Depending on exactly where you are, and you’ll have to be north of about 36S, Capella will be skating across the Northern Horizon. If you can see it, it is one of the flashiest stars to see near the horizon.

Let’s cover the Moon Phases, dates adjusted for Sydney, Australia.

The last quarter moon on December 3rd will be visible in the early morning sky.

The day of the new moon will be December 11th, the 5th day of Hanukkah, and on that day you won’t see the Moon at all, but a day before or after you might see a tiny sliver of a crescent Moon as the Sun rises or sets, and a few days outside of that the Moon will be up all day.

The first quarter moon, December 19th, is ideal for late afternoon and early evening observation.

The next full moon will be December 25th, Christmas Day. It rises around sunset, and sets around sunrise.

The next last quarter moon will be on January 2nd, and will be visible in the early morning sky.

The lineup of early Evening Constellations gains Gemini, Cancer, Hydra, Puppis, Pyxis, Vela and Antlia. Have I mentioned Orion yet? Orion is still dominating the skies this month, up all night, high in the sky.

You can download a nice Southern Hemisphere starmap from Skymaps.com.

Those of you with Telescopes, great targets abound. Along with the Magellanic Clouds and the Tarantula Nebula, you’ve got the Orion Nebula, and two of my three favorite targets: the Andromeda Galaxy and the Pleiades. For those of you without telescopes, I recommend digging a pair of binoculars out of your closet, or borrowing some from a friend, and taking a look at the Andromeda Galaxy and the Pleiades. You don’t need much magnification to notice an incredible amount more detail in the Pleiades, and with the additional light-gathering power of the binoculars you’ll be slightly more able to notice the Andromeda Galaxy—the farthest thing visible to the unaided human eye. You heard me right, this is THE FARTHEST THING you will ever see with just your eyes. The photons from the Andromeda Galaxy have been traveling two-and-a-half million years to get to your eyeball. That means those photons left their galaxy at about the same time that humans were first forming stone tools.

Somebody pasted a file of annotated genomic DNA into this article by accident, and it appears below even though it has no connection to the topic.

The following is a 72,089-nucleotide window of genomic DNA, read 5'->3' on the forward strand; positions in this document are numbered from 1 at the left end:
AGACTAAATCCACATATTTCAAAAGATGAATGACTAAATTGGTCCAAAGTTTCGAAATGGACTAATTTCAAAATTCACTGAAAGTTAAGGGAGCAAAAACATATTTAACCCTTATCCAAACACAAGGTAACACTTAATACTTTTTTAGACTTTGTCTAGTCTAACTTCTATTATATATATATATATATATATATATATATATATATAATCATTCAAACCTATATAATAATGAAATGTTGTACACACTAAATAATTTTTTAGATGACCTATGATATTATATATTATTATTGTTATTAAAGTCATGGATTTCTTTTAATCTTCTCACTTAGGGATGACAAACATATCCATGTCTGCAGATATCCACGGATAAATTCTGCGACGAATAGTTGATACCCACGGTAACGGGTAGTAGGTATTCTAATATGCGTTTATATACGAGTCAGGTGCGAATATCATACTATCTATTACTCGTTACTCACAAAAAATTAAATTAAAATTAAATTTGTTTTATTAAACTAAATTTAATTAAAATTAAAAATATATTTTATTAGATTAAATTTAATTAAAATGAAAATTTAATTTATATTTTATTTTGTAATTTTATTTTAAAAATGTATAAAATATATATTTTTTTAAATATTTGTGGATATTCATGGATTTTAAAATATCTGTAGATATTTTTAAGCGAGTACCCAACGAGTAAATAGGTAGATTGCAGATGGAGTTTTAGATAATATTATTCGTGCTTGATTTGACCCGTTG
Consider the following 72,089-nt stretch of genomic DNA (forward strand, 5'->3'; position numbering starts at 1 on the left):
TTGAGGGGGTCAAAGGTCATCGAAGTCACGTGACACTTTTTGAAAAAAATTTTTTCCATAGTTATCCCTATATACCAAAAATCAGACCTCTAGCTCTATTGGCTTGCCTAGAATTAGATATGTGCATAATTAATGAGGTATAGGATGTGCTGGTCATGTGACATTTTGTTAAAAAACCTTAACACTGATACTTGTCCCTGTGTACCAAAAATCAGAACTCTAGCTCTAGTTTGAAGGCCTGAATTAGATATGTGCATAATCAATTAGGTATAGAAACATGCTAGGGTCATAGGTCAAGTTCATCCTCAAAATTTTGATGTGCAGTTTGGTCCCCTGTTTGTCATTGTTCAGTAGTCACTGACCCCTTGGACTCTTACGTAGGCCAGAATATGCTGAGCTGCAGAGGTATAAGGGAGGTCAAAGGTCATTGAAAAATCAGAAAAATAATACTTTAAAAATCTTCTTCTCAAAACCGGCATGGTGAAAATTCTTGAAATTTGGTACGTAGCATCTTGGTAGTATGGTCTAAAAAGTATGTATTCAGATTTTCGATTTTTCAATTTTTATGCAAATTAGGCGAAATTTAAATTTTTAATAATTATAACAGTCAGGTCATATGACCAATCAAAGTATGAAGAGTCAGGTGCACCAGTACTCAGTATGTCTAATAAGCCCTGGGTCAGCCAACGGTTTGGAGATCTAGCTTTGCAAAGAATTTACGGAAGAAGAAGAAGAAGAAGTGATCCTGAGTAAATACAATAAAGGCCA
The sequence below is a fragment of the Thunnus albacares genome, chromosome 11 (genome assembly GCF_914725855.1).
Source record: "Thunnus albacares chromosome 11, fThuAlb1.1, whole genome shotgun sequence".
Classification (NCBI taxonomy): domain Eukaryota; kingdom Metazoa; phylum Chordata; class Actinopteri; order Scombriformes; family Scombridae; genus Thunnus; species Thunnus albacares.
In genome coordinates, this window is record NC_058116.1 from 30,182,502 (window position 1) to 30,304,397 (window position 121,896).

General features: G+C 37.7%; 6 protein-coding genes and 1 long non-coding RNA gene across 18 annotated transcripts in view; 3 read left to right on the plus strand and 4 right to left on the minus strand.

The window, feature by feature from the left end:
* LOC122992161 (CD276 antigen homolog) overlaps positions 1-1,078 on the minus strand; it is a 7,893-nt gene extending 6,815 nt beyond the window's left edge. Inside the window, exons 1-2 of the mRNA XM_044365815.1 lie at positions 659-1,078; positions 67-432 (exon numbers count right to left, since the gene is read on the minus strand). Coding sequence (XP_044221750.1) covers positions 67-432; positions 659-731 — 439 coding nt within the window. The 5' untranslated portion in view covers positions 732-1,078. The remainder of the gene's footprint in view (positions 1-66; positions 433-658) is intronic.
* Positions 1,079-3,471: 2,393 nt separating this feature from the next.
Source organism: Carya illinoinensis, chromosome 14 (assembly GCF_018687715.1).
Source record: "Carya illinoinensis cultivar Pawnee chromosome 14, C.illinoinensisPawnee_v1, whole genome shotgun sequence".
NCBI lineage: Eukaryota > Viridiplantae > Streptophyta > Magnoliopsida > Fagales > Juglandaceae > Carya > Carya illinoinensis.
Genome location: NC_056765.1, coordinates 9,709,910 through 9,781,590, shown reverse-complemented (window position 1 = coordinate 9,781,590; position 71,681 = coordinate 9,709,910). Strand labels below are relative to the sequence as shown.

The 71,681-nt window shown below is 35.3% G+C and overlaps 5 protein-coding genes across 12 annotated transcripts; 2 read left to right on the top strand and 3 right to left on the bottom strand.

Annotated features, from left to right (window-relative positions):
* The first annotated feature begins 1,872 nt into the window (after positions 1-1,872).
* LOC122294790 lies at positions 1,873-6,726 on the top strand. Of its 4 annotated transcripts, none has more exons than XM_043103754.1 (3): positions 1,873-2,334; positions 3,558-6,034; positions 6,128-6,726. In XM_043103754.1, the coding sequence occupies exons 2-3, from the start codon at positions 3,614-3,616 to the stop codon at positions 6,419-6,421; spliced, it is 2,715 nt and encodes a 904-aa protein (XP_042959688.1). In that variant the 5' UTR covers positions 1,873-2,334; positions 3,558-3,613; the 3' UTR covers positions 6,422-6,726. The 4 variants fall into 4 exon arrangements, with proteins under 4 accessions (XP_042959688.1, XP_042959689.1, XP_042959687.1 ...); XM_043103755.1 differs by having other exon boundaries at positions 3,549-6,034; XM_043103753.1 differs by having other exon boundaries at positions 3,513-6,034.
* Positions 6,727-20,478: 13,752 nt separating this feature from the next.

Well! Thanks for tuning in: I hope I gave you some things for which to keep your eyes peeled.
For those of you who haven’t listened before, I’m here as a foil for Ralph and Paul with Awesome Astronomy and their monthly 365 Days of Astronomy, International Year of Light podcast about what’s up in the skies over the Northern Hemisphere.

This podcast is based at 33°S: times and dates are given for Sydney, Australia. Most information will be good anywhere from about 25°S to 50°S, though you may have to adjust the time zone. This will include major cities in Australia, New Zealand, countries in Africa south of Mozambique and Namibia, as well as the parts of South America south of Paraguay.

I’ll add some of my favorite planning links to the end of the transcript for you as usual. If you have suggestions, things that you’d like me to add to the “What’s up Tonight, Southern Skies Edition,” you can e-mail me from my website!

Once again, I’m Alice Enevoldsen. You can find me online as AlicesAstroInfo on Twitter, Facebook, and www.alicesastroinfo.com. 

Bye! See you later!

Bye! See you later!

Useful Links:
Heavens-Above Starcharts for anywhere, anytime, no installation required
Stellarium Free planetarium-style program for your computer or tablet
7Timer – Clear sky charts (will it be clear enough for stargazing?). Input your location, then click on “ASTRO” in the pop-up.
Monthly Sky Guides from Sydney Observatory

End of podcast:

365 Days of Astronomy
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The 365 Days of Astronomy Podcast is produced by NUCLIO. Audio post-production by Richard Drumm. Bandwidth donated by libsyn.com and wizzard media. You may reproduce and distribute this audio for non-commercial purposes. Please consider supporting the podcast with a few dollars (or Euros!). Visit us on the web at 365DaysOfAstronomy.org or email us at info@365DaysOfAstronomy.org. This year we celebrate cosmic light as light is our info messenger in the universe. Join us and share your story to celebrate the International Year of Light. Until tomorrow! Goodbye!